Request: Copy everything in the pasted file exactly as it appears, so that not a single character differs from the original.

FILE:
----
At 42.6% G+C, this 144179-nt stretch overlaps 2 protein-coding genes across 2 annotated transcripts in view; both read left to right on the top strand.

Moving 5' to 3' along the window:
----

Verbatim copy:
At 42.6% G+C, this 144179-nt stretch overlaps 2 protein-coding genes across 2 annotated transcripts in view; both read left to right on the top strand.

Moving 5' to 3' along the window: